Ask yourself, what do you want and when do you want it. Looking at short-term and long-term goals forces us to make decisions on a time continuum.  Often we are concerned with specific bits of time.  Today, tomorrow, ten years from now.  Instead we should be thinking of time as a continuous flow. As you move along in the conflict things will change, it is inevitable.  Those changes will not be so dramatic; they may ebb and flow or increase or decrease.  Keeping a clear set of short and long-term goals will give you a better perspective of time and help you decide when to change a strategy, if needed.

4.  Pick a course of action based on 1,2 and 3 and plow through, if it doesn’t work change your plan and plow through.

This is harder than it seems.  If you are fearful (see#1) then you are also hesitant in your actions.  Make the best decision you can make given all of the information you have at the time, then plow through.  If you see that you need to change your actions based on your strengths, weaknesses, goals, changes as a function of time (people get older, tired, etc.), then change your actions and plow through.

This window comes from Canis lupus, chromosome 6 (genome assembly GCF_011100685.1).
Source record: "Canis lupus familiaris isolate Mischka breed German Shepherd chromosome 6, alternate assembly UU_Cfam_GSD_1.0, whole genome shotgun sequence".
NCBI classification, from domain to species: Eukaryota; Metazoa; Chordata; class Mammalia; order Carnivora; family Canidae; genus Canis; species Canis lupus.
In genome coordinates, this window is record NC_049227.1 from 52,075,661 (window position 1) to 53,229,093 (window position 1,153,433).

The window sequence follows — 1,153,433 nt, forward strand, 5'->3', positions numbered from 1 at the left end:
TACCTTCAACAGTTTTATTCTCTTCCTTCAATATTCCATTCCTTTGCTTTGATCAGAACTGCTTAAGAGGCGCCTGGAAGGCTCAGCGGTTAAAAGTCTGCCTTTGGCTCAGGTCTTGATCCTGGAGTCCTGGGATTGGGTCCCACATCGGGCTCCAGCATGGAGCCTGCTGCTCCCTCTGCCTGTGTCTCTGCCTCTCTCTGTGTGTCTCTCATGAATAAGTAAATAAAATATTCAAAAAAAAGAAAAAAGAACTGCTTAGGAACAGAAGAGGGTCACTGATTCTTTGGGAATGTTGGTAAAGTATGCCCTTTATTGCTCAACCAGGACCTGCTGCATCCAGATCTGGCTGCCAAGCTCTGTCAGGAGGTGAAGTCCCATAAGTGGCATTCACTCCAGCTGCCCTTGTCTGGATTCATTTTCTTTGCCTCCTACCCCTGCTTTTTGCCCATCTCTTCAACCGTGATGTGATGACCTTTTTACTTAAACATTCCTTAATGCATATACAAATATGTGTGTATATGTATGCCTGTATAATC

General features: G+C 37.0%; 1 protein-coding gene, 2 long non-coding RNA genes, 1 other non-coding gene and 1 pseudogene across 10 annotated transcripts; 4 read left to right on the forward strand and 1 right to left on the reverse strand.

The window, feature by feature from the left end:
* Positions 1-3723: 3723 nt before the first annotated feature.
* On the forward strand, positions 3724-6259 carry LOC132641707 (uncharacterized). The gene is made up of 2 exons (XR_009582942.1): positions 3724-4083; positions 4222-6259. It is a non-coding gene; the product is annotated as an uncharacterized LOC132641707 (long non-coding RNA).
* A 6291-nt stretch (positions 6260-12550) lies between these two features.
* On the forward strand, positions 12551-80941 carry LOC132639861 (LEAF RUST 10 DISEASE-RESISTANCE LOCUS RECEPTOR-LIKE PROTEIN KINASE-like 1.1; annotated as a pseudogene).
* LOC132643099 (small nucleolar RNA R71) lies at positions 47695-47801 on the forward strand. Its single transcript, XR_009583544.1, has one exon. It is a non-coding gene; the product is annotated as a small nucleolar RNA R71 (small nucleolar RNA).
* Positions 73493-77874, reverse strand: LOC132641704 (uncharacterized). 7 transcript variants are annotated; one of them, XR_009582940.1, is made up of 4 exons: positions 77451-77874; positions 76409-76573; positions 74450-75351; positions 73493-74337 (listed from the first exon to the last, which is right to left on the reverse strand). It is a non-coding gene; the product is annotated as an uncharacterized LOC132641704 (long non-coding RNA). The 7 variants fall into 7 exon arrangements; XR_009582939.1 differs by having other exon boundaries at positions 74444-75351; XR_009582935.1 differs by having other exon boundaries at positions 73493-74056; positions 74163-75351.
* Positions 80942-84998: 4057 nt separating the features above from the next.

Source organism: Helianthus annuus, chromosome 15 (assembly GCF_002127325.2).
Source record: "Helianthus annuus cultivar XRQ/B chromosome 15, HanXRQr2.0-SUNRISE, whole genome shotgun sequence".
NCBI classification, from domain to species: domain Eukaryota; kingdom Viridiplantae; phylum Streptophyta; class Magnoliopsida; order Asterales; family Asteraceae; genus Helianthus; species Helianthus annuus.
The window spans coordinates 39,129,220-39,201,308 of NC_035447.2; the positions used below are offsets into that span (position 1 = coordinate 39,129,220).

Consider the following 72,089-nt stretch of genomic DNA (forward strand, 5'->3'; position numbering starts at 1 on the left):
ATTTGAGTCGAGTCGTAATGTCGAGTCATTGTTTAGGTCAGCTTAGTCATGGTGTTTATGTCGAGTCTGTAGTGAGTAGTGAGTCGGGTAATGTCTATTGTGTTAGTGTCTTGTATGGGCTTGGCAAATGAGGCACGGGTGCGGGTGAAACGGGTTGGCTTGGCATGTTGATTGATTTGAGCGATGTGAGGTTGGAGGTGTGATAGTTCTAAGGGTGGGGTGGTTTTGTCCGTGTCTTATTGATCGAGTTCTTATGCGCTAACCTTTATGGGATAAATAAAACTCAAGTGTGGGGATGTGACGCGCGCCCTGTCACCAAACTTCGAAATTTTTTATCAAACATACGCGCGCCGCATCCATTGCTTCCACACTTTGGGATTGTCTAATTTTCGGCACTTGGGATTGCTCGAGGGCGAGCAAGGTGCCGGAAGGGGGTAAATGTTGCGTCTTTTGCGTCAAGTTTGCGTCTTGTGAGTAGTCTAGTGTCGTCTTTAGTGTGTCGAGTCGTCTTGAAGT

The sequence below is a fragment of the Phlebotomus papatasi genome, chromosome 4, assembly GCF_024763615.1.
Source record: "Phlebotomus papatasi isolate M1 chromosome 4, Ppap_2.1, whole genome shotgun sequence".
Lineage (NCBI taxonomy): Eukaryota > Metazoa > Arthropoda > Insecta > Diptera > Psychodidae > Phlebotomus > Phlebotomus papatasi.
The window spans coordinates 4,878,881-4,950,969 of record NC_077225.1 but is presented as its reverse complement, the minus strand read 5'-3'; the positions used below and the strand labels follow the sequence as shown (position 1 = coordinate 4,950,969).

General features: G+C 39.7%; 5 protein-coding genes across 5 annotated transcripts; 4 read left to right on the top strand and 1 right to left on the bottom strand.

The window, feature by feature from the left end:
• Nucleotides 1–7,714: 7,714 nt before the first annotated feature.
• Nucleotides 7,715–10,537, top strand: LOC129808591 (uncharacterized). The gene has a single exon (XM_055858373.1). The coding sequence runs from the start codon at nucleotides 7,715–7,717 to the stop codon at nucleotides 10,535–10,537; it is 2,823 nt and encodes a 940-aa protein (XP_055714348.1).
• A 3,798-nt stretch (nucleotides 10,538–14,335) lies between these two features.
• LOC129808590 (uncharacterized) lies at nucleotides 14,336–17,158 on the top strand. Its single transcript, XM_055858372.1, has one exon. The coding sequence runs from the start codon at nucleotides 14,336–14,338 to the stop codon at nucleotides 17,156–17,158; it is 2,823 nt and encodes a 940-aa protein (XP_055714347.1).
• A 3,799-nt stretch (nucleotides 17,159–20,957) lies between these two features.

I remember when I was going through my horrific divorce.  I was scared I was going to lose my kids, I did not know how the system worked, I had no confidence in my attorney, I was literally frozen and getting battered. I decided to take a break and went on a retreat to a Buddhist monastery.  While there, I asked a  monk what I should do.  He said that I should make a decision, then put all my energy in that decision.  No doubts or worries.  Just plow through.  So, I’ll add…..Fight and when you’re tired, rest.  Then fight again until you are successful.  Acknowledge and appreciate each victory, learn and move on from each defeat.  It’s a matter of survival.